Enneagram Six: The enneagram six grew up aware of the dangers in the world and wanting to feel safe. They usually try to find safety by attaching themselves to something outside themselves, like a community or organization with clear rules, or a strong protective spouse or friend. They have a hard time trusting anyone or anything, and continuously notice when those in charge aren’t on top of things. The real journey for the six is to find inner guidance and trust themselves to make decisions and connections that will create as much safety as possible.
Enneagram Seven: The enneagram seven grew up aware of the dangers in the world and disconnected from their fear by focusing on experiencing good feelings and chasing joy. Sevens like lots of options and move from one situation or person to another, never actually feeling settled. The journey for the seven is to let go of the chase and experience whatever there is to experience, even the negative feelings. This requires being still, focusing on one thing at a time, and actually feeling the joy emerge from inside instead of chasing it outside themselves.
Enneagram Eight: The enneagram eight grew up in an environment that felt challenging and overpowering. They have assertive energy, and in order to get their needs met they learned to fight for themselves and others. Eights are committed to never let anyone get the better of them, and they actually thrive on the intense energy of a challenging debate, sometimes instigating these types of situations to see if others measure up. They look down on those who have a gentle or quiet side, but the real journey of the eight is to find the power in gentleness, so they can stop hurting those they mean to protect.
Enneagram Nine: The enneagram nine grew up in an overpowering environment where others asserted themselves, leaving the nine without a voice. They are naturally quiet and treasure peace and harmony, so instead of overtly fighting for a voice, they withdrew their opinion and worked to get their needs met indirectly, usually by “going along” with what others want. The journey for a nine is to find their voice and learn to speak it, so that they can get their needs met and truly have peace.
Each “journey” outlined above is deep and complex, and often requires clear guidance, including sign-posts and step by step practices, but the good news is that you don’t have to reach the end of the journey to become more effective as a leader. As soon as you begin to increase your awareness of the potential conflicts inside, you’ll see them play out in your daily life and get a chance to practice new ways of handling situations that get you better results. While the journey itself may take a lifetime, each step of the way brings more joy and success.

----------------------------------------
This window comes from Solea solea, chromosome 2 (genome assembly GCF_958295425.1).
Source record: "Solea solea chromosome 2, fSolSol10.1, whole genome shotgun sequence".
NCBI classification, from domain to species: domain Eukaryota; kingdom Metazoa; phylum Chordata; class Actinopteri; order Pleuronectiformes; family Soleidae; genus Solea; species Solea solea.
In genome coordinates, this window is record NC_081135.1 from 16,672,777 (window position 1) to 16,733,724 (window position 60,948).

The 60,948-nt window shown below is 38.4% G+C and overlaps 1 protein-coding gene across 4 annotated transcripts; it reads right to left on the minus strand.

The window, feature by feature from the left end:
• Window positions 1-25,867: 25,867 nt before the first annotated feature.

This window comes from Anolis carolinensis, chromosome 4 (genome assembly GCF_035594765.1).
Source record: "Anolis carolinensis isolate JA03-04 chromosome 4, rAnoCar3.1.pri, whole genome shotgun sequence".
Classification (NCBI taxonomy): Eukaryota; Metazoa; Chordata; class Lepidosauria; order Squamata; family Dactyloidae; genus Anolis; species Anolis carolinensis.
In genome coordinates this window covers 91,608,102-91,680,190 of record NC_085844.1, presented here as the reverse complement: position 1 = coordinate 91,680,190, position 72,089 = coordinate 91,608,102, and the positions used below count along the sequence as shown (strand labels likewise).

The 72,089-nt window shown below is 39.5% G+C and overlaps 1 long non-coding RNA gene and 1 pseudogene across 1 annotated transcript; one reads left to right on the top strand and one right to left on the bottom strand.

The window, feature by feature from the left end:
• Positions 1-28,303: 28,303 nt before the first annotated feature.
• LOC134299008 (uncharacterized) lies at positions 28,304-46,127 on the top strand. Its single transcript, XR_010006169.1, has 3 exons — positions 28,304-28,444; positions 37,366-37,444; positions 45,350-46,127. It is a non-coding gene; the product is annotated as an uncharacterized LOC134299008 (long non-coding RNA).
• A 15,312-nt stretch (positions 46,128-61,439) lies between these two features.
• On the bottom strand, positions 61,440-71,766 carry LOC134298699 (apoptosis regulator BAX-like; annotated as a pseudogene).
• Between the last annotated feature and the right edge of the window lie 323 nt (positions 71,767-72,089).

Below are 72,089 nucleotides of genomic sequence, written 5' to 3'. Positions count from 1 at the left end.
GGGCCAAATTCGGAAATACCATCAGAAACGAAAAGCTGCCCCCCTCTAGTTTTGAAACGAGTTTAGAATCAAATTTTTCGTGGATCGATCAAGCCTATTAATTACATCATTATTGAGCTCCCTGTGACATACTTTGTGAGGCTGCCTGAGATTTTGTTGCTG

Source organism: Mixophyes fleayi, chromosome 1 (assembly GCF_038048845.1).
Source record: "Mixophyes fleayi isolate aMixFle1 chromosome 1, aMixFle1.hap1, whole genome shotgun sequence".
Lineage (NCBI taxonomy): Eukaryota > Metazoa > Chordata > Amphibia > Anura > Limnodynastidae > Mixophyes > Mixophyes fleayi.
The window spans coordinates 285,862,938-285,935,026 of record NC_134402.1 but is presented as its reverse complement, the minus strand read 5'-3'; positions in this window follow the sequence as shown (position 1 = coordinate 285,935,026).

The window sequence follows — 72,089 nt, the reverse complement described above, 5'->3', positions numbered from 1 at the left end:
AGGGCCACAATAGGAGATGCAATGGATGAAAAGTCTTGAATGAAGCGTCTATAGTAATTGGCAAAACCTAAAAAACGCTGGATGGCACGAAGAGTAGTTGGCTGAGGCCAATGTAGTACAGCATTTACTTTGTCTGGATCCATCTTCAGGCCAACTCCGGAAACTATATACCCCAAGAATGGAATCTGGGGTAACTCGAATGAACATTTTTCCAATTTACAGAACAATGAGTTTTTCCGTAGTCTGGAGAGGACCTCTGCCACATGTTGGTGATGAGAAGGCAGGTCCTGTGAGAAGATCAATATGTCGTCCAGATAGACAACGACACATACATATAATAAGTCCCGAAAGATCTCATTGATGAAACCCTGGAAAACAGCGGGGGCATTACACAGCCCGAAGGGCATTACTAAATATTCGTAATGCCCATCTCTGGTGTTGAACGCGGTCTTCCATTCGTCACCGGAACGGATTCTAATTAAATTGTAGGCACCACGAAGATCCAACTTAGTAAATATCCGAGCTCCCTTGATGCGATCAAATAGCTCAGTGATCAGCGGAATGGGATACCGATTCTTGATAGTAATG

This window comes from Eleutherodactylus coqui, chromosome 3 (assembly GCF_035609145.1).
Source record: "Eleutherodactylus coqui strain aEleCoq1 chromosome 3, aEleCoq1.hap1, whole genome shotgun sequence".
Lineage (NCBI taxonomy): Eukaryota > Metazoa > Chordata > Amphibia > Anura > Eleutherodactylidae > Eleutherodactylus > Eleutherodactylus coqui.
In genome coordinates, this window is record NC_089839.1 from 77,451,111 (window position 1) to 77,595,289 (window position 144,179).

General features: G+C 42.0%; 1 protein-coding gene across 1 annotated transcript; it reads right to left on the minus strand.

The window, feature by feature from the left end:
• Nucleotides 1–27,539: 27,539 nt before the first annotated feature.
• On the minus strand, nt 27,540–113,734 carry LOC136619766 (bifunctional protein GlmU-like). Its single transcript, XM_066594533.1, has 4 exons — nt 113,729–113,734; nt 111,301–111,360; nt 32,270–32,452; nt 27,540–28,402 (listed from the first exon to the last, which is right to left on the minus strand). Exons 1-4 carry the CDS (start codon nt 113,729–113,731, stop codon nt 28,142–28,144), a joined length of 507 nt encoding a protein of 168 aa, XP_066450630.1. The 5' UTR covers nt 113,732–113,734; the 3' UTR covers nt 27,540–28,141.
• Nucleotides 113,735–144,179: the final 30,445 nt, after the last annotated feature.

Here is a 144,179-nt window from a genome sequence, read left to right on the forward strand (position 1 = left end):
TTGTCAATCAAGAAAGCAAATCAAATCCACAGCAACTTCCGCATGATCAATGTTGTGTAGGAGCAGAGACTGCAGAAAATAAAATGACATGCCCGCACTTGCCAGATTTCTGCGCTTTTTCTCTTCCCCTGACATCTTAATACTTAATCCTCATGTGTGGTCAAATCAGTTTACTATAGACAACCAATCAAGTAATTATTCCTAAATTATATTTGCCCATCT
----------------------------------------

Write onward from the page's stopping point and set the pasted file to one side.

Stages 4 and 5 – Experiment and Results:
Adults learn best through experimentation, which essentially means:
1. Paying close attention to underlying dynamics that play out in daily situations.
2. Practicing new responses and behaviors instead of reacting in automatic and habitual ways.
3. Continuing to adapt and hone responses based on the results.
For each enneagram number, there are specific tools and experiments that can start you on your journey, and in all cases I like to include a trigger log, which universally helps you keep track of how you are handling challenging situations, and more quickly see patterns that you can leverage.
To start this process on your own, I recommend using a simple version of trigger log that I call an “effectiveness log”. Each week, reflect on your five most effective moments and one or two of your least effective moments. Capture a few bullets about each situation, what your immediate thoughts and feelings were, how you handled it, and how others responded to you.
You should be able to clearly see the difference between how you handled things in your most effective moments and your least effective moments. If you continue to self-observe in this manner over a period of a few months, you should start noticing patterns. How closely do these patterns match the ones outlined in your top enneagram type descriptions?
Start experimenting by building on the behaviors that work best in your most effective moments, and “catching yourself” when you fall into your less effective patterns. Just deliberately increasing your awareness around these patterns can give you a practical path to growth and better results. Meanwhile, you can get deeper insights by considering how you handled challenges when you were younger, developing both your strengths and less effective strategies to cope. Instead of allowing these less effectives strategies to continue automatically when you feel stressed, question whether they are really helping you get what you need, and try new behaviors when you can catch yourself.
If you would like to take your journey deeper, one book we recommend is The Wisdom of the Enneagram, by Don Riso and Russ Hudson. Also keep your eyes out for upcoming classes and as always, don’t hesitate to reach out to Nahid if you’d like to discuss coaching.